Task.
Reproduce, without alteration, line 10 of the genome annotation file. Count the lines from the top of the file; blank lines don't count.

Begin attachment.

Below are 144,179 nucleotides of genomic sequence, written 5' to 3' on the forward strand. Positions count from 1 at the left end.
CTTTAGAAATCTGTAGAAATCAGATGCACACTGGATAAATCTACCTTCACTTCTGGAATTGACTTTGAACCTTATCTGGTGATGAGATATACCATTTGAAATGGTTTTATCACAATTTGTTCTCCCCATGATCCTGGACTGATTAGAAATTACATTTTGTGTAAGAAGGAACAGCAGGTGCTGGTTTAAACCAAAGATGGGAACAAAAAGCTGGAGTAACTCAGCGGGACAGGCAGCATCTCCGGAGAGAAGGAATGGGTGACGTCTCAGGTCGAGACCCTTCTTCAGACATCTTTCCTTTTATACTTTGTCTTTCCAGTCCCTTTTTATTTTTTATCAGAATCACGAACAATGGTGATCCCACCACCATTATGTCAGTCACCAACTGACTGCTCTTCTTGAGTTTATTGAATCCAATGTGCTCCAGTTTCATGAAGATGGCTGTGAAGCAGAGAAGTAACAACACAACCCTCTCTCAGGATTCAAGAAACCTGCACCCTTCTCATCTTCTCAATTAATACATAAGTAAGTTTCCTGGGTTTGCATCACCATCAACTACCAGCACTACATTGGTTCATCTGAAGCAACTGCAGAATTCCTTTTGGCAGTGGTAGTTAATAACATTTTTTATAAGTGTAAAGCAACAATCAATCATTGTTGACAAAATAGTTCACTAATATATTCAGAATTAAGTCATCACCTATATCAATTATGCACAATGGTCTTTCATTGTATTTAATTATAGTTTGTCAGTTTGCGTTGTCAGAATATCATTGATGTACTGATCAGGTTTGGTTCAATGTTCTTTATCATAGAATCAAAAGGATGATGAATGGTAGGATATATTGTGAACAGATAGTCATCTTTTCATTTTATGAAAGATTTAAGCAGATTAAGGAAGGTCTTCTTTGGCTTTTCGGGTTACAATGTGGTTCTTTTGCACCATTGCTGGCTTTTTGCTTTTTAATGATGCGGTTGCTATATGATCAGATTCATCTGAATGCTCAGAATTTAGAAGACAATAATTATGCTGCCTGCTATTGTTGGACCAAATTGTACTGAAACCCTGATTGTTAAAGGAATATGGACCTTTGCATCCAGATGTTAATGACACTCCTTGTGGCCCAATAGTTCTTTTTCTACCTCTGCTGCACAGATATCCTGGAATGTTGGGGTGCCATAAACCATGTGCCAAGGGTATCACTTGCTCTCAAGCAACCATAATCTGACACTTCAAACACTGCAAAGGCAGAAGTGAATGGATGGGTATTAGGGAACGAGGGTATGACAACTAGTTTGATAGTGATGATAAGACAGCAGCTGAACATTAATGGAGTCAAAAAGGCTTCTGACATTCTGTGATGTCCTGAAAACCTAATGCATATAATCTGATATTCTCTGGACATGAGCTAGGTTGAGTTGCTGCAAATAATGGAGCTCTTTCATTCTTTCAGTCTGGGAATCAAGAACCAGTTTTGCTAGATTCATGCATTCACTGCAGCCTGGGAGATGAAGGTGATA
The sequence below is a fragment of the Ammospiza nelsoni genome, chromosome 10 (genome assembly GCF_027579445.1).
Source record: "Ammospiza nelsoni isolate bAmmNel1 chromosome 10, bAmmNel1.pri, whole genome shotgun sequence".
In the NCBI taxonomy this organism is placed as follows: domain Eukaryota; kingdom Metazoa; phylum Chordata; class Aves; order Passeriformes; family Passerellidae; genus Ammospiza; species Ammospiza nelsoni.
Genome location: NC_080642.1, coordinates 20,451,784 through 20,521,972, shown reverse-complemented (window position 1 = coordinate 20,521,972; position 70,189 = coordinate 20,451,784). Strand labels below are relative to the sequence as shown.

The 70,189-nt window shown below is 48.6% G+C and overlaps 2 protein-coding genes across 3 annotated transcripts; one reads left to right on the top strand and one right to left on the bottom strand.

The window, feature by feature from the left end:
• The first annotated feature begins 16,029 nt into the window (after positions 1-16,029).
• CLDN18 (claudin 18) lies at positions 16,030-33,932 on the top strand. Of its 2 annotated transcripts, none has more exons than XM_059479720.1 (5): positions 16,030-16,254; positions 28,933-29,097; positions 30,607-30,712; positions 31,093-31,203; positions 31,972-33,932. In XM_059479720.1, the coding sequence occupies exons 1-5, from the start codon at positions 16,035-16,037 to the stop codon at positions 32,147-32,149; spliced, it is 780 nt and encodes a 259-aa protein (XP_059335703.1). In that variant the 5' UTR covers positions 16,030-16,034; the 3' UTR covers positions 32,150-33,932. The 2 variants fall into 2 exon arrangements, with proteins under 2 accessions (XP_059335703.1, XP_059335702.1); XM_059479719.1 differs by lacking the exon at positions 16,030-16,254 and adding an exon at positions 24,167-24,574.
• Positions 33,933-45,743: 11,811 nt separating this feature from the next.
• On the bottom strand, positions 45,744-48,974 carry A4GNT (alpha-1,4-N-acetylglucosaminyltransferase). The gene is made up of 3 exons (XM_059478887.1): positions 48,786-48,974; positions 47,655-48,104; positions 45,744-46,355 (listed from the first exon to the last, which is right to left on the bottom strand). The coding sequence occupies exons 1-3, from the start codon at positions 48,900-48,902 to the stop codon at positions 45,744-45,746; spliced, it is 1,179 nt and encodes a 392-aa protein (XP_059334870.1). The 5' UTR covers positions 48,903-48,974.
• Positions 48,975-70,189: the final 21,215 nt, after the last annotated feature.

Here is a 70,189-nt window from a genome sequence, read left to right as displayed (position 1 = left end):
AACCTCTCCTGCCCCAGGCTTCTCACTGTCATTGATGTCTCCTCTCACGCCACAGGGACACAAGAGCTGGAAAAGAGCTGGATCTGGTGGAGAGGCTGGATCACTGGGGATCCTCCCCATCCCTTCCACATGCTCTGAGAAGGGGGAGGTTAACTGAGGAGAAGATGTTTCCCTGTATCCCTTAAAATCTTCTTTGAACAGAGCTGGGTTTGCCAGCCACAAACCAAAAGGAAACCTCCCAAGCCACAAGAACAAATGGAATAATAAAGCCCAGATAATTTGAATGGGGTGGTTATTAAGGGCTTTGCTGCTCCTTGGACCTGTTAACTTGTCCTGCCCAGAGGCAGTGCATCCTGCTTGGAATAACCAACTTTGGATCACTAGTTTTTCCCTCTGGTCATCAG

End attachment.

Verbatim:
• CLDN18 (claudin 18) lies at positions 16,030-33,932 on the top strand. Of its 2 annotated transcripts, none has more exons than XM_059479720.1 (5): positions 16,030-16,254; positions 28,933-29,097; positions 30,607-30,712; positions 31,093-31,203; positions 31,972-33,932. In XM_059479720.1, the coding sequence occupies exons 1-5, from the start codon at positions 16,035-16,037 to the stop codon at positions 32,147-32,149; spliced, it is 780 nt and encodes a 259-aa protein (XP_059335703.1). In that variant the 5' UTR covers positions 16,030-16,034; the 3' UTR covers positions 32,150-33,932. The 2 variants fall into 2 exon arrangements, with proteins under 2 accessions (XP_059335703.1, XP_059335702.1); XM_059479719.1 differs by lacking the exon at positions 16,030-16,254 and adding an exon at positions 24,167-24,574.